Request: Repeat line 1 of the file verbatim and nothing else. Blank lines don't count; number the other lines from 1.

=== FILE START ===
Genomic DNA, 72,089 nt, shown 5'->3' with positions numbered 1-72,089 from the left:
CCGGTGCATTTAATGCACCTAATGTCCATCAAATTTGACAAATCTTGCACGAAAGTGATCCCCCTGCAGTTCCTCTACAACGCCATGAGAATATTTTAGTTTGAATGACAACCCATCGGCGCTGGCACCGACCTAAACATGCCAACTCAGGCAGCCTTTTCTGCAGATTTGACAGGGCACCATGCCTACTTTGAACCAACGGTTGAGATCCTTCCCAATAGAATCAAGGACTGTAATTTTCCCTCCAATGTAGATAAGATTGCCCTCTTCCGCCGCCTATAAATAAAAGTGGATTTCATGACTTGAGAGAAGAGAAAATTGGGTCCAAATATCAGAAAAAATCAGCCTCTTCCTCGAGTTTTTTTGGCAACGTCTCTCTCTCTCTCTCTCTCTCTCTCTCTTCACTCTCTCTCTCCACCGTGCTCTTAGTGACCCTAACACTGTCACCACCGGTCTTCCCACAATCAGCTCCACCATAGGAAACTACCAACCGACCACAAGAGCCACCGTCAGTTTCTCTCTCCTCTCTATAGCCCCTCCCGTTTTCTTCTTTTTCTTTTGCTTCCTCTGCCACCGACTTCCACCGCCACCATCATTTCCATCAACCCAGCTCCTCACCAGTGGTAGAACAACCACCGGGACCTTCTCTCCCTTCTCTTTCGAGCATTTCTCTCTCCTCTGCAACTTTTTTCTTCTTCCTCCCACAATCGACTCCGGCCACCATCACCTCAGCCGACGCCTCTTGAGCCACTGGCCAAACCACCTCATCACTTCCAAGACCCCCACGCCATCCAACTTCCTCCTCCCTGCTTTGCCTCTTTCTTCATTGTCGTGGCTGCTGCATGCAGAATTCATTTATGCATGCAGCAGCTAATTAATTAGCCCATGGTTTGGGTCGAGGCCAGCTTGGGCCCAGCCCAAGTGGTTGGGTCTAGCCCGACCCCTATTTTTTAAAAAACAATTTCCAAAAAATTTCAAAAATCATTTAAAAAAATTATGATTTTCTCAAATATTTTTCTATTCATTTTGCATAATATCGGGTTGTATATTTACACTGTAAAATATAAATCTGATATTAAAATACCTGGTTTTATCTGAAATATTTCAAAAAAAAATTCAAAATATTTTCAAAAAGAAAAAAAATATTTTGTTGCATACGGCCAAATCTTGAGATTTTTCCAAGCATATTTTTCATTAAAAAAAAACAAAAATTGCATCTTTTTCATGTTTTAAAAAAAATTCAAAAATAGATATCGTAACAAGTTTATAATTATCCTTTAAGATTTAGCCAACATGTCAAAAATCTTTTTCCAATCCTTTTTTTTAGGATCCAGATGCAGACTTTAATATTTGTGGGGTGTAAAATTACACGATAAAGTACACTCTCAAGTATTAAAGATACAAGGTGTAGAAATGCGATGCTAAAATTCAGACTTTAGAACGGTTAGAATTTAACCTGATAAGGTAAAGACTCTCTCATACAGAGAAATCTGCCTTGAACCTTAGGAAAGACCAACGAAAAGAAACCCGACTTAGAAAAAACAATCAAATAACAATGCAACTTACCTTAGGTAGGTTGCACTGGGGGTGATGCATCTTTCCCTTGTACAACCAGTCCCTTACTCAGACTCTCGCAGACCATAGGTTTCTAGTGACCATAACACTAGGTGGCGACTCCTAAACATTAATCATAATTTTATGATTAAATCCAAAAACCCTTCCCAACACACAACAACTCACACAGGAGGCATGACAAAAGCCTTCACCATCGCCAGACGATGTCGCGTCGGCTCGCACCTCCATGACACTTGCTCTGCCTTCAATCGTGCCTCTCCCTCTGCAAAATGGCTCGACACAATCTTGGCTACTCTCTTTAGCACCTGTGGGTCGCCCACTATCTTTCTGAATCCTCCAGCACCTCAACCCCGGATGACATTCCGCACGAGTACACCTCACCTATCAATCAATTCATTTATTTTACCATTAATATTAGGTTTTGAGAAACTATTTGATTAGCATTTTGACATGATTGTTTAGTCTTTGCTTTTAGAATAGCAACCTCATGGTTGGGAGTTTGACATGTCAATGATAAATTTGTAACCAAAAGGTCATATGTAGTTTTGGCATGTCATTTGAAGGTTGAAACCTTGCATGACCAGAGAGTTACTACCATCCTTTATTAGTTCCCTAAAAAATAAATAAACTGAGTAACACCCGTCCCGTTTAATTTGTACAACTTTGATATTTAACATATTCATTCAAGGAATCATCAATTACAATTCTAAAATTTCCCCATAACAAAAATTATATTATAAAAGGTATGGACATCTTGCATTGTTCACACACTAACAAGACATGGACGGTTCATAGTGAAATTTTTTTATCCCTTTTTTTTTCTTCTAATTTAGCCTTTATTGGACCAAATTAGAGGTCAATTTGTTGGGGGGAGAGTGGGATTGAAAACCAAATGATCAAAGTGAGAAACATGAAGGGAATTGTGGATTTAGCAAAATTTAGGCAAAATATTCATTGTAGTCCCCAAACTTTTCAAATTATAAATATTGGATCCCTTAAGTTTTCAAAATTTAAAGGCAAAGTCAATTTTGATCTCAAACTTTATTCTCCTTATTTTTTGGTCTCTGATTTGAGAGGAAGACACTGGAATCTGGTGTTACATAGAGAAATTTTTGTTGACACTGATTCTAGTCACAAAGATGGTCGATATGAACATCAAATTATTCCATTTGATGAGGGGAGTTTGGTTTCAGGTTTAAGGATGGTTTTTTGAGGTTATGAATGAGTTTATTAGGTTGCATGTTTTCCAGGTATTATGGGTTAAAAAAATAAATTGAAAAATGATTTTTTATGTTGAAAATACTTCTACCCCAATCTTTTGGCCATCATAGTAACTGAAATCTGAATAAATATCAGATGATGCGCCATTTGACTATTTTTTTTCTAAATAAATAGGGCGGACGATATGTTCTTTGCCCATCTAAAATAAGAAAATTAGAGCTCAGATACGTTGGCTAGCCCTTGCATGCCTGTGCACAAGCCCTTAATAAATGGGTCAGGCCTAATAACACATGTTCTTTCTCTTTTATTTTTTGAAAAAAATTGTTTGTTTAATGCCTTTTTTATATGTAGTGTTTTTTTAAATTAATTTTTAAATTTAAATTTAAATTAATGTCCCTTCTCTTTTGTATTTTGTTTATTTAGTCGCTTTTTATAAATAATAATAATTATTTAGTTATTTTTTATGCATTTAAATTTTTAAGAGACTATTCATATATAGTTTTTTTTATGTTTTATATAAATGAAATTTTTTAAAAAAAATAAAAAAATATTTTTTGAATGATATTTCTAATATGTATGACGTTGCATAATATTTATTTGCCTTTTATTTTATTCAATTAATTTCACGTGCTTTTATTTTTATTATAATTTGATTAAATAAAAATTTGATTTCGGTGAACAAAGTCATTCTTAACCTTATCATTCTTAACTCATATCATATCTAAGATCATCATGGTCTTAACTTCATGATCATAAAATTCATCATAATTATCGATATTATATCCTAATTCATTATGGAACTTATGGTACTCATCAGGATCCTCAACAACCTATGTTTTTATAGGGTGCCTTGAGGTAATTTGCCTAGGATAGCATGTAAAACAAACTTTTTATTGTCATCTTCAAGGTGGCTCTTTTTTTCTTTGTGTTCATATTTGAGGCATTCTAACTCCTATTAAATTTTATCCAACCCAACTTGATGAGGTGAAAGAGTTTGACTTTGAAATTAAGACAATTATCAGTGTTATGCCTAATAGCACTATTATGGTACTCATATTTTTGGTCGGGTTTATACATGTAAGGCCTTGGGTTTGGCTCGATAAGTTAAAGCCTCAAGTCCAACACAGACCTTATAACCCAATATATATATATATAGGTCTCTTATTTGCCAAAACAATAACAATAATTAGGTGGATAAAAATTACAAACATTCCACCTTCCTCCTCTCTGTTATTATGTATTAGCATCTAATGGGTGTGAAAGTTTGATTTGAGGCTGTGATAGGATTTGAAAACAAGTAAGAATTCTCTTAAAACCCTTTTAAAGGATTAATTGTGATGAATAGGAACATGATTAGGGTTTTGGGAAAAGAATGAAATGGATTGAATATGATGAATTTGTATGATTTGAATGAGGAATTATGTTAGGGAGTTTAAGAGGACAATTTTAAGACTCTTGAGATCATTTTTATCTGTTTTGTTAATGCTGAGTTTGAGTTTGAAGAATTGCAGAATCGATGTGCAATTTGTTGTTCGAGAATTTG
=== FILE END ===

Genomic DNA, 72,089 nt, shown 5'->3' with positions numbered 1-72,089 from the left: